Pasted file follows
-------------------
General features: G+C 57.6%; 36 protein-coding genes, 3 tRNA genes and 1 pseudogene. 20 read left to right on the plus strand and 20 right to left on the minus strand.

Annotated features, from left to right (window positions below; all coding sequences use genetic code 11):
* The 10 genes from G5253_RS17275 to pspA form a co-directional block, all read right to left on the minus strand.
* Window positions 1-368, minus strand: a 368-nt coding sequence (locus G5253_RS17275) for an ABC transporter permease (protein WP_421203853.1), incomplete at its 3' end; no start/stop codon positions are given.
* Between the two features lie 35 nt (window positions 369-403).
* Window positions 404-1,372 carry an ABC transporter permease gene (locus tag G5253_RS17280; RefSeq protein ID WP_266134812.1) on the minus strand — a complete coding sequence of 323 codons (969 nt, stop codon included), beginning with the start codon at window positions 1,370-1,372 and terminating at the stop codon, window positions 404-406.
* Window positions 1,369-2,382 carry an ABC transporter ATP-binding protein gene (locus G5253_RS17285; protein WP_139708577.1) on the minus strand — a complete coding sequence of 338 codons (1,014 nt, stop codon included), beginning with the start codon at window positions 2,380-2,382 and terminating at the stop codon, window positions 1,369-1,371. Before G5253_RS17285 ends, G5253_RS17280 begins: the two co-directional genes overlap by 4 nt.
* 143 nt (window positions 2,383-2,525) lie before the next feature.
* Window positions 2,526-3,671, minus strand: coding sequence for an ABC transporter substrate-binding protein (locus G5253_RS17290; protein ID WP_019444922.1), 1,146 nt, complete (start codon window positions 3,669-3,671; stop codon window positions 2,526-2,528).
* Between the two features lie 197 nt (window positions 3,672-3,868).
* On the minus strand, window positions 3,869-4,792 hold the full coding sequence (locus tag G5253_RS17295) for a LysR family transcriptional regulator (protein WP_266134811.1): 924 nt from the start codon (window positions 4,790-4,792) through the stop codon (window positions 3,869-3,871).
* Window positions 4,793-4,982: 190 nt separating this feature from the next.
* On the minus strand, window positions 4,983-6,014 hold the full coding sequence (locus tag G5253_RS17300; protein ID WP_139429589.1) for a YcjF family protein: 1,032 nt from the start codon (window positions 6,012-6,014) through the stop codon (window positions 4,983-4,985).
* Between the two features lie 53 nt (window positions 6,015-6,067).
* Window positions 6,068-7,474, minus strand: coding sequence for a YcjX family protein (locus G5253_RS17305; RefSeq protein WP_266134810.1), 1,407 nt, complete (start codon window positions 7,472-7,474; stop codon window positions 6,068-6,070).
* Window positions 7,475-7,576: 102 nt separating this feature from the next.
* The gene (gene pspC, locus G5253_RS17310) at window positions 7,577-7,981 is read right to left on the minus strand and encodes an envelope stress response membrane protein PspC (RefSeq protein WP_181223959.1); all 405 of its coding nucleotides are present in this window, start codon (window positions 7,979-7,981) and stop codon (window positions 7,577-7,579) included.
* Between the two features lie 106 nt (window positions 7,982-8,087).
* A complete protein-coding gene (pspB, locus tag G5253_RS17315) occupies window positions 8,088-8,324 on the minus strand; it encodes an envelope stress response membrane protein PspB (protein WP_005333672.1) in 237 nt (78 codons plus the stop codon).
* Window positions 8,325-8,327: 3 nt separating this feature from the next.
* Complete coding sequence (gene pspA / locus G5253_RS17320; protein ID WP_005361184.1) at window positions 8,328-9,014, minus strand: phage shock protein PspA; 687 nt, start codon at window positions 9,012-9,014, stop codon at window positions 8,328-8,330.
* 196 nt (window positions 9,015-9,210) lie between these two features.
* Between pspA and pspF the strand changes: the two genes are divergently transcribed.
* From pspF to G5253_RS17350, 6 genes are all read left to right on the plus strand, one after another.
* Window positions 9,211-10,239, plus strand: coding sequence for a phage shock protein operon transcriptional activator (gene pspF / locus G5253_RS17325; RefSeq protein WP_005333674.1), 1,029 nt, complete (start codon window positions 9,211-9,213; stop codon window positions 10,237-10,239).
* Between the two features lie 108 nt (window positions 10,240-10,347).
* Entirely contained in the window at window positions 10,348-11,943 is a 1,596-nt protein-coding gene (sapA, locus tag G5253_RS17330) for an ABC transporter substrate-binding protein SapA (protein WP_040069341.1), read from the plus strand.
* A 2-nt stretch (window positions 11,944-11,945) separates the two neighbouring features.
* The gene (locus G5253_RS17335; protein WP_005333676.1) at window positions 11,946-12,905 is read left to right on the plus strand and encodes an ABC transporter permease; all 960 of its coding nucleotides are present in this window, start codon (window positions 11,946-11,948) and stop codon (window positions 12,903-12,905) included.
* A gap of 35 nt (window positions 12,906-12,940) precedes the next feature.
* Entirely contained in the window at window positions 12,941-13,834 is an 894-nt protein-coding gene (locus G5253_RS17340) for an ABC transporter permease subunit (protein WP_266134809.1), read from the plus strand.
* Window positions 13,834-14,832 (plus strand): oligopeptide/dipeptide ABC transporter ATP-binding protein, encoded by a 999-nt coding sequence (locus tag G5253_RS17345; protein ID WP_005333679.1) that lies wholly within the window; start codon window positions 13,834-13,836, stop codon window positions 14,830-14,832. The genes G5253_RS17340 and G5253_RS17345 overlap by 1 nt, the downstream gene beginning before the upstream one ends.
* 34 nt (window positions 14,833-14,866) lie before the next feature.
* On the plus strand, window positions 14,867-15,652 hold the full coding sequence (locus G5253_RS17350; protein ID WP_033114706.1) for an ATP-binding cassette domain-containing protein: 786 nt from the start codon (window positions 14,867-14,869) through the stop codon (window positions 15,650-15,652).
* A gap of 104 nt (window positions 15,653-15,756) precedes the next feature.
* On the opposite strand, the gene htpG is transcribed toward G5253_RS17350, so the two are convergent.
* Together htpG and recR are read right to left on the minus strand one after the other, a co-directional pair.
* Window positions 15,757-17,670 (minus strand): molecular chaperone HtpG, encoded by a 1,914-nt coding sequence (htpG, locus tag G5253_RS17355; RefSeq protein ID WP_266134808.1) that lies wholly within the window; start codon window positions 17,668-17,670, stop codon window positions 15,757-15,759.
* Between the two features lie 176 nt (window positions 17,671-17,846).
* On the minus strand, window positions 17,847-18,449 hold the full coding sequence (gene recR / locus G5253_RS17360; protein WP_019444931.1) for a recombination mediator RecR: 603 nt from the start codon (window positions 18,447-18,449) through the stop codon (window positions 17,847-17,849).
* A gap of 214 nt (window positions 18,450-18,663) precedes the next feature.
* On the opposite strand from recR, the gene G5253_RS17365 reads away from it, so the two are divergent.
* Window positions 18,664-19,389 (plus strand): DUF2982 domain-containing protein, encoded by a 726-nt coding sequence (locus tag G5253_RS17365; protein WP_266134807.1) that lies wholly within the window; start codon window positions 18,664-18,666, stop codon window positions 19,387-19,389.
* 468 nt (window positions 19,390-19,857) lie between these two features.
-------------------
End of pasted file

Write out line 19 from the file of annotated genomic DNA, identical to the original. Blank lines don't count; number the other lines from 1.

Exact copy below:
* A complete protein-coding gene (pspB, locus tag G5253_RS17315) occupies window positions 8,088-8,324 on the minus strand; it encodes an envelope stress response membrane protein PspB (protein WP_005333672.1) in 237 nt (78 codons plus the stop codon).